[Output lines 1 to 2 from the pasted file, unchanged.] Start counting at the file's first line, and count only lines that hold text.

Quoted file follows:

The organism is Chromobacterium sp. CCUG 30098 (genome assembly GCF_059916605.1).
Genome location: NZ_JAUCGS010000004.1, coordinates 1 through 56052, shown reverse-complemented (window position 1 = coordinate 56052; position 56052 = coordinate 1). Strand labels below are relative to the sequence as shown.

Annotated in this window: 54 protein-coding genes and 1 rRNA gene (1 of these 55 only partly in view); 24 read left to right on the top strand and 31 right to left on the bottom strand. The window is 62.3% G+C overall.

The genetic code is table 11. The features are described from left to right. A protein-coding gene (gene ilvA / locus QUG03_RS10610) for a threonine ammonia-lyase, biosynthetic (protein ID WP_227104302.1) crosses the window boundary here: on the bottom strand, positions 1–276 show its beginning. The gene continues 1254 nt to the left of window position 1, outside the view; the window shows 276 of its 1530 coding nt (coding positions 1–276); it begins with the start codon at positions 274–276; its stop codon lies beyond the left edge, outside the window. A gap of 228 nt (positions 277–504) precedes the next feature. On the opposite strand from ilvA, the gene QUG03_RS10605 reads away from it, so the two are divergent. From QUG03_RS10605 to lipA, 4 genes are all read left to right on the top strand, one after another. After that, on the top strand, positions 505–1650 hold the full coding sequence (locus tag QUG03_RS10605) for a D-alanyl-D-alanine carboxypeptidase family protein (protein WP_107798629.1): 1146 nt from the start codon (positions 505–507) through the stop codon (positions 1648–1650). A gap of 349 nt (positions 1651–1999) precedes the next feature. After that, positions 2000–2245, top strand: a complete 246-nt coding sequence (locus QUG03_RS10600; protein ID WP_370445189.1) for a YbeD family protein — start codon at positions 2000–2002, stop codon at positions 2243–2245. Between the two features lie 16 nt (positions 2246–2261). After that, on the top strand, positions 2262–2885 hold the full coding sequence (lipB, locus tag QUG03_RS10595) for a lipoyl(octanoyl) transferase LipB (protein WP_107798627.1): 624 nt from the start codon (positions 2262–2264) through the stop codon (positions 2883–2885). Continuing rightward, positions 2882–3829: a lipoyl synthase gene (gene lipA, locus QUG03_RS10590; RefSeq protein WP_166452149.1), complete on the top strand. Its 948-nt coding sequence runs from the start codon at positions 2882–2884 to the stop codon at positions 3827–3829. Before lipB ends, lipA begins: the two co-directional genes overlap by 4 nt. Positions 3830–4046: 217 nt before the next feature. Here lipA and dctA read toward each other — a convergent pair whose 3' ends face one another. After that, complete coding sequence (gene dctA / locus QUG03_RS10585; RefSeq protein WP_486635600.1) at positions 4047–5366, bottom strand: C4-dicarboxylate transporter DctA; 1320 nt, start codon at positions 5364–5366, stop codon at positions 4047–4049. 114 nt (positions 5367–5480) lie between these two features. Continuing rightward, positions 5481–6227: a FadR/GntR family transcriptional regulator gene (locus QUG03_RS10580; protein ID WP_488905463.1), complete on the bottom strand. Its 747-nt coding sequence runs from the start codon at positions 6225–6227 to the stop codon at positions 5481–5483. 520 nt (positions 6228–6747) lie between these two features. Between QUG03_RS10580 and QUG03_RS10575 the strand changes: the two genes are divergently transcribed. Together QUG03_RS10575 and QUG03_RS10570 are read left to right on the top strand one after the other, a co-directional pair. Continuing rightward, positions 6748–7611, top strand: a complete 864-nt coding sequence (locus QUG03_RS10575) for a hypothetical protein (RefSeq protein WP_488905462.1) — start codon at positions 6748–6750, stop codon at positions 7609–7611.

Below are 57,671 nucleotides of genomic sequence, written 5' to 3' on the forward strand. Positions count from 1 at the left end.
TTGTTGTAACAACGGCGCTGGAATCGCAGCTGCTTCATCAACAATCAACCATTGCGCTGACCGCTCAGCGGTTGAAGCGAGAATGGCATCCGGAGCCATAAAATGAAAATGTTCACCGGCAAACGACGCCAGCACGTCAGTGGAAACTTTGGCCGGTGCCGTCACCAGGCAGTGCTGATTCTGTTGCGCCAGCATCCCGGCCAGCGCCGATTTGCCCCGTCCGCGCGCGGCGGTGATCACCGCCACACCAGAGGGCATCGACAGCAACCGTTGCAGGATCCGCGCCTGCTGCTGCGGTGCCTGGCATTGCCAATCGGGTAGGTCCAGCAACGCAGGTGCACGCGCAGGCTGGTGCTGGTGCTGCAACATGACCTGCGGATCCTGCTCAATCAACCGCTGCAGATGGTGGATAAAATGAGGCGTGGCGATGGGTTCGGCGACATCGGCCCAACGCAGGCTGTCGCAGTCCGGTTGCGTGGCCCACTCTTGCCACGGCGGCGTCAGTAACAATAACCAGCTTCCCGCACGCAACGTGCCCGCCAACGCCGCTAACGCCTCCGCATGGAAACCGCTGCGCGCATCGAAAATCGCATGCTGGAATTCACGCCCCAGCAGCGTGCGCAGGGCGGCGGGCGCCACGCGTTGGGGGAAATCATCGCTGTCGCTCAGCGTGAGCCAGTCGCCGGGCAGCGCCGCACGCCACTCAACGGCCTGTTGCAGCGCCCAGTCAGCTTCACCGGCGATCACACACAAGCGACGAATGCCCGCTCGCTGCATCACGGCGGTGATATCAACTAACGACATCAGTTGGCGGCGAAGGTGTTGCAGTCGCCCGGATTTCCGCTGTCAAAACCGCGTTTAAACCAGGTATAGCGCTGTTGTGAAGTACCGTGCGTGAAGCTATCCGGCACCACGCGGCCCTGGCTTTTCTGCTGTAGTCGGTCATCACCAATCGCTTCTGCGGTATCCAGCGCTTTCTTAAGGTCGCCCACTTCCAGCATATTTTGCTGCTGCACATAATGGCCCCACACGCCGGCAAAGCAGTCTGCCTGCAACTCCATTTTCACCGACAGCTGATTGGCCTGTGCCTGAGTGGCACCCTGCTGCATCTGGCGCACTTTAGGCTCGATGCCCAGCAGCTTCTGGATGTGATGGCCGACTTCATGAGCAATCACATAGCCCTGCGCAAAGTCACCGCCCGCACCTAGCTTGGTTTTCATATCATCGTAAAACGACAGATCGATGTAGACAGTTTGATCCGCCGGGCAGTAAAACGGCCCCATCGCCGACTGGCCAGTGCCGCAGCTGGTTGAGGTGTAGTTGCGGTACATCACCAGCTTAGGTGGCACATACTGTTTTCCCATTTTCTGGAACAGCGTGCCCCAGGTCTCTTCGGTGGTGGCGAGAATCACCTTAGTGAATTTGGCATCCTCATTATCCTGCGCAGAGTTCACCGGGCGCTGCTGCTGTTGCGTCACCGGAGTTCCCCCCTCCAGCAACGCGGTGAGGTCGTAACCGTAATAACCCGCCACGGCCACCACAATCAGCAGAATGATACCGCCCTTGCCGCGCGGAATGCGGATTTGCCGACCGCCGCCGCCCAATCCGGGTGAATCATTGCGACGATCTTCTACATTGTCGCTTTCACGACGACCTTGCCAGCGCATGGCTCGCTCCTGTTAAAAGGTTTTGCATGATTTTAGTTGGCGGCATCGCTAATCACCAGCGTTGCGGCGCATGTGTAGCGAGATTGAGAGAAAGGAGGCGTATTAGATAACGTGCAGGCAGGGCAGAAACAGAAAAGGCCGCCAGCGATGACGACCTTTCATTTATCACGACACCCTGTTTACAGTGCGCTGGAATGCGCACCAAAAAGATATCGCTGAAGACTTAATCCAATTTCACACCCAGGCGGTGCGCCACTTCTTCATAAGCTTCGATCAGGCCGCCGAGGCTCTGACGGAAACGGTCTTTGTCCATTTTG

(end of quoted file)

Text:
The organism is Chromobacterium sp. CCUG 30098 (genome assembly GCF_059916605.1).
Genome location: NZ_JAUCGS010000004.1, coordinates 1 through 56052, shown reverse-complemented (window position 1 = coordinate 56052; position 56052 = coordinate 1). Strand labels below are relative to the sequence as shown.